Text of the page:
Basic Linear Circuits Review
(→Common Measurements and Units)
|(35 intermediate revisions by 5 users not shown)|
Latest revision as of 12:53, 19 December 2009
Common Measurements and Units
In the representations of measurements such as charge, voltage, current, and power, an uppercase letter (C, V, I, P) implies that it is constant, and a lowercase letter (c,v,i,p) implies that it is time-variant.
Protons are positive charges, and electrons are negative charges. Charges in motion is a current. The SI unit for charge is the coulomb, which is equivalent to the amount of charge the current (in amperes) delivers in an amount of time (in seconds). 1 coulomb is equal to 1 ampere multiplied by 1 second.
Electric Potential (Volt)
The volt is a unit for the relative potential energy between two points or two electrodes. The ground is usually assigned a voltage of 0, and used as a reference. Current tends to flow from high voltage to low voltage. Voltage is also known as "electro-motive force," or EMF. 1 volt is equal to 1 joule per coulomb.
An electric current represents electric charges flowing through a conductor. The ampere, or amp, is the unit for the current, and is determined by the rate of flow of the charges. 1 amp is equal to 1 coulomb per second.
Since current is the rate of charge flowing through a certain cross section of conductor, we can get the total charge that has flowed through the same cross section over a period of time by integrating the current over time.
The power absorbed or produced by a component is the rate at which it expends or generates energy. The SI unit for power is the watt, and 1 watt is equal to 1 joule per second. Written in terms of voltage and current, the power is equal to the voltage across the component multiplied by the current through the component. Thus, we get:
If we check the units for the equation above, we get:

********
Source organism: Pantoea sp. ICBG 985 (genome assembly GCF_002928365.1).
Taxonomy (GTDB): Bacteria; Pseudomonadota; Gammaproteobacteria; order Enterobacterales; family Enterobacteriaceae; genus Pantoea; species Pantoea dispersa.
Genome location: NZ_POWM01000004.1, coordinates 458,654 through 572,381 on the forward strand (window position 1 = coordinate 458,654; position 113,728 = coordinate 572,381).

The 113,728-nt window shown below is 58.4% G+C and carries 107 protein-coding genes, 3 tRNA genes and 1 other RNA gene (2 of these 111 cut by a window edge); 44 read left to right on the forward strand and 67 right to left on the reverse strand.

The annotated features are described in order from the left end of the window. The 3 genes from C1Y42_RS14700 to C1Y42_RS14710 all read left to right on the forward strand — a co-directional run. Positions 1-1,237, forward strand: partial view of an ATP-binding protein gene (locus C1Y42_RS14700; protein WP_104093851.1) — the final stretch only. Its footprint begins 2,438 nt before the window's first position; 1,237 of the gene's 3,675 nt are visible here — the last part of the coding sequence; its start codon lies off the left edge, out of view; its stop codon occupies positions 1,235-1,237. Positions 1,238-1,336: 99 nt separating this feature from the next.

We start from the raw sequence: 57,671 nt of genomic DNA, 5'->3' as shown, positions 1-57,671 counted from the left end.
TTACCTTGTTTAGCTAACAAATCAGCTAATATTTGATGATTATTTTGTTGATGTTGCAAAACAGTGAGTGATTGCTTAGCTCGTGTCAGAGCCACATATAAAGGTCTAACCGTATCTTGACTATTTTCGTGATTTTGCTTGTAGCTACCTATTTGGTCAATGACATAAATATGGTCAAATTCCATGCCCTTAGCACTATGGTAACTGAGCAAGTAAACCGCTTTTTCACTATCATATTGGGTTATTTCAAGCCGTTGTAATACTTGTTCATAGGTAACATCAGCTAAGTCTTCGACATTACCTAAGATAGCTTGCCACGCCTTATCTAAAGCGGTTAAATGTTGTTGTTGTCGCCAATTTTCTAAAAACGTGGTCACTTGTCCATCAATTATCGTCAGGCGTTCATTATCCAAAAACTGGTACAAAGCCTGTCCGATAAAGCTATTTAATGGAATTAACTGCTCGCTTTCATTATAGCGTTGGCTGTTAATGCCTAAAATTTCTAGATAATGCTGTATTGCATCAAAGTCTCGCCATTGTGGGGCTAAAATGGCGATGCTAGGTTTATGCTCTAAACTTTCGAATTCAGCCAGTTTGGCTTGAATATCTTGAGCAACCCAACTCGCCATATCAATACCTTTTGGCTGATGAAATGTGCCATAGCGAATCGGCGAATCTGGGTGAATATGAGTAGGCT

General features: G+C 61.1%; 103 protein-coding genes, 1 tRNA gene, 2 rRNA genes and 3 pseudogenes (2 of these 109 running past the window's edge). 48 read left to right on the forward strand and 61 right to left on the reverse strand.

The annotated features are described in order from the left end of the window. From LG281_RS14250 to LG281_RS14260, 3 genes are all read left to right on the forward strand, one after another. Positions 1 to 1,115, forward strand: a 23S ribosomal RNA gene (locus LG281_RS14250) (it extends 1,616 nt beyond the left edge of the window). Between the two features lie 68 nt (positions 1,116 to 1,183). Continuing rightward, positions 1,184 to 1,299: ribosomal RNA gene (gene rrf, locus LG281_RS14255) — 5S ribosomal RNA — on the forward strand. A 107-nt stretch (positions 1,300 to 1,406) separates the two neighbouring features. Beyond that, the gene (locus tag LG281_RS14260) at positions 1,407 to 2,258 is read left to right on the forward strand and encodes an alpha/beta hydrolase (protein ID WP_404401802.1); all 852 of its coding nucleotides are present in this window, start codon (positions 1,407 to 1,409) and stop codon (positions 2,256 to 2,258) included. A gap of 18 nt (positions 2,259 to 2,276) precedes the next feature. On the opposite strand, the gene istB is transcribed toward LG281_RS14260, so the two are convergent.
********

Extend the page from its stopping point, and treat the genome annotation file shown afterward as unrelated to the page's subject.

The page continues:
The unit of measurement for the resistance of a resistor is the ohm, which is equal to 1 volt per amp.
The unit of measurement for the capacitance of a capacitor is the farad, which is equal to 1 coulomb per volt. The voltage across a capacitor is proportional to the amount of charge stored (i.e., the time-integral of current). Most capacitors have capacitances much less than a farad, often measured in picofarads or microfarads. A capacitor with a large capacitance stores a lot of electric charge without much voltage across it.
The unit of measurement for the inductance of an inductor is the henry, which is equal to 1 volt-second per ampere. The voltage across an inductor is proportional to the rate of change of current (measured in amps/second) through it. The larger the inductance, the larger the voltage across the inductor for the same rate of change of current. If current is flowing left to right through an inductor and increasing (respectively decreasing) with time, then the potential on the left side of the inductor is higher (respectively lower) than the potential on the right side.
Common Electrical Components
|current source||I||Ampere (A)|
|voltage source||or||V||Volt (V)|
|capacitor||or (polarized)||C||Farad (F)|
Mechanical Analogs for Resistors, Capacitors, and Inductors
|mechanical||constitutive equation||electrical||constitutive equation|
In the table above, v is velocity for mechanical systems and voltage for electrical systems. Force and voltage are effort variables. Velocity and current are flow variables.
Hayt, William H. Jr., Jack E. Kemmerly, and Steven M. Durbin. Engineering Circuit Analysis. 6th ed. New York:McGraw-Hill, 2002.